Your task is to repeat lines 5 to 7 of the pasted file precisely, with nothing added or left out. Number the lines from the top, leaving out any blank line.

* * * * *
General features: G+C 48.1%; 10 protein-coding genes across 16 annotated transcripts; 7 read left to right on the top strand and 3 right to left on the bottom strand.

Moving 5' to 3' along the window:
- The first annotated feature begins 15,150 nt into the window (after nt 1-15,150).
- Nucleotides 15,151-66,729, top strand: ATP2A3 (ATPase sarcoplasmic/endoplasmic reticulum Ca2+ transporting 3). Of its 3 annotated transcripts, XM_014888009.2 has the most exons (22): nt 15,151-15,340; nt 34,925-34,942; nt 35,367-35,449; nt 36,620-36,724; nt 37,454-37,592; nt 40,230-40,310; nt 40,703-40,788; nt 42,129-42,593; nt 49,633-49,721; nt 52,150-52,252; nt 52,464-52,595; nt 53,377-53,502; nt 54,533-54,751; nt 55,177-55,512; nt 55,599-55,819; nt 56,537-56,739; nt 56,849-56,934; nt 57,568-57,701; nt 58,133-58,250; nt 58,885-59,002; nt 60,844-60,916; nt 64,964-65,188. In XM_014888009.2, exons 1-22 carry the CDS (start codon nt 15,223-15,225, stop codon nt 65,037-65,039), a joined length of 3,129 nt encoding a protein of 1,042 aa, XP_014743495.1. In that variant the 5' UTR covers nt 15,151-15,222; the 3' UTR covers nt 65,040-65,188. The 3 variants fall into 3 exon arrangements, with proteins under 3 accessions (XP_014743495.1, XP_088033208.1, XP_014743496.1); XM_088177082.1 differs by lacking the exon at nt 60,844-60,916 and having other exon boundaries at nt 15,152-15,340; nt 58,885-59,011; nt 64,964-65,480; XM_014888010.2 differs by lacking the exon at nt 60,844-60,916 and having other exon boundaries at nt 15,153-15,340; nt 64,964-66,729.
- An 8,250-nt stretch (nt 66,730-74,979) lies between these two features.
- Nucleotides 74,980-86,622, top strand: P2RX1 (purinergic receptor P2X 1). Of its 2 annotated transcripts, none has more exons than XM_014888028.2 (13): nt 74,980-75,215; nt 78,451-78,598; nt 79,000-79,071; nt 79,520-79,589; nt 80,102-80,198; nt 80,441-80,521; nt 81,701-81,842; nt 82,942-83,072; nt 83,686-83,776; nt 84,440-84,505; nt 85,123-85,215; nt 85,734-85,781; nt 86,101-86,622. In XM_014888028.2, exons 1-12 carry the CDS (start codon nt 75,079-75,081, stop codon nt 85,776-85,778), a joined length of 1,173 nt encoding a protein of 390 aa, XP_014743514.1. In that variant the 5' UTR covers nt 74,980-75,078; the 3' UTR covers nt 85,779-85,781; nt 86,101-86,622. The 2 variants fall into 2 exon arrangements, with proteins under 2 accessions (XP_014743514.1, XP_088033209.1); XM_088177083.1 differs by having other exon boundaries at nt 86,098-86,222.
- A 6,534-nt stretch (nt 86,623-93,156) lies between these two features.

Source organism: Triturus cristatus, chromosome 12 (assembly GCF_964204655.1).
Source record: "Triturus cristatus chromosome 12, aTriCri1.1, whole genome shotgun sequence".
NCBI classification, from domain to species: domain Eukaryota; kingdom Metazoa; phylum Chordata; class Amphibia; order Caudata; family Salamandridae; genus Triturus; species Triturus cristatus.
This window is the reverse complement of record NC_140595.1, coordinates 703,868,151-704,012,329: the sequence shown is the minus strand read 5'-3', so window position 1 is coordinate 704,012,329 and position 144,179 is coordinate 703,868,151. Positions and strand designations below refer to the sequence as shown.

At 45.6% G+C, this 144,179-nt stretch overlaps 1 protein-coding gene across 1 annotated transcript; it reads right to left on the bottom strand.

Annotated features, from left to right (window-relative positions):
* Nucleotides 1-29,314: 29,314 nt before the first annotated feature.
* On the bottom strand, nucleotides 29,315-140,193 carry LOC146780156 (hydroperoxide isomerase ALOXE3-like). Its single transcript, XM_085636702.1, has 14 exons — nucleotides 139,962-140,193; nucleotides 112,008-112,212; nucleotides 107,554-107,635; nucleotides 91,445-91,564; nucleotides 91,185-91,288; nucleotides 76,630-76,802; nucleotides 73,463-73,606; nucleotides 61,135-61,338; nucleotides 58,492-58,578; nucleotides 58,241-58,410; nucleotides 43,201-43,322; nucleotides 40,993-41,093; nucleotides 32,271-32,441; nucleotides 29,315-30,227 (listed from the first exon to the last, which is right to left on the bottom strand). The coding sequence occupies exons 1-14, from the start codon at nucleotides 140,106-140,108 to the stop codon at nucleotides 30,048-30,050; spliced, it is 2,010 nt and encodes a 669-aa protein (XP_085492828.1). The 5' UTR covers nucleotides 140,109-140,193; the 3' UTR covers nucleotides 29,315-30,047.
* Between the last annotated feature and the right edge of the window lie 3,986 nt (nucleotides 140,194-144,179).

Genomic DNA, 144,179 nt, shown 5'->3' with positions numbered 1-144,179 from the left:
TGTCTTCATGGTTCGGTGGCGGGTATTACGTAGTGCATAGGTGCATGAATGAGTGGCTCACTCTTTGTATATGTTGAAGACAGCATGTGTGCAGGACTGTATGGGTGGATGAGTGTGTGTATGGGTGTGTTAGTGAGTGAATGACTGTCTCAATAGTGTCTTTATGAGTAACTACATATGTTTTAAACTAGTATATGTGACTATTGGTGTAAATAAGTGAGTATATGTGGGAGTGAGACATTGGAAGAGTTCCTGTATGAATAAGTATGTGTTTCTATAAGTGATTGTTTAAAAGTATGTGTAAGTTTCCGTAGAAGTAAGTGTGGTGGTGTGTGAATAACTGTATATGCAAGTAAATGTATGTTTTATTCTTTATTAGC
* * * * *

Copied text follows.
- An 8,250-nt stretch (nt 66,730-74,979) lies between these two features.
- Nucleotides 74,980-86,622, top strand: P2RX1 (purinergic receptor P2X 1). Of its 2 annotated transcripts, none has more exons than XM_014888028.2 (13): nt 74,980-75,215; nt 78,451-78,598; nt 79,000-79,071; nt 79,520-79,589; nt 80,102-80,198; nt 80,441-80,521; nt 81,701-81,842; nt 82,942-83,072; nt 83,686-83,776; nt 84,440-84,505; nt 85,123-85,215; nt 85,734-85,781; nt 86,101-86,622. In XM_014888028.2, exons 1-12 carry the CDS (start codon nt 75,079-75,081, stop codon nt 85,776-85,778), a joined length of 1,173 nt encoding a protein of 390 aa, XP_014743514.1. In that variant the 5' UTR covers nt 74,980-75,078; the 3' UTR covers nt 85,779-85,781; nt 86,101-86,622. The 2 variants fall into 2 exon arrangements, with proteins under 2 accessions (XP_014743514.1, XP_088033209.1); XM_088177083.1 differs by having other exon boundaries at nt 86,098-86,222.
- A 6,534-nt stretch (nt 86,623-93,156) lies between these two features.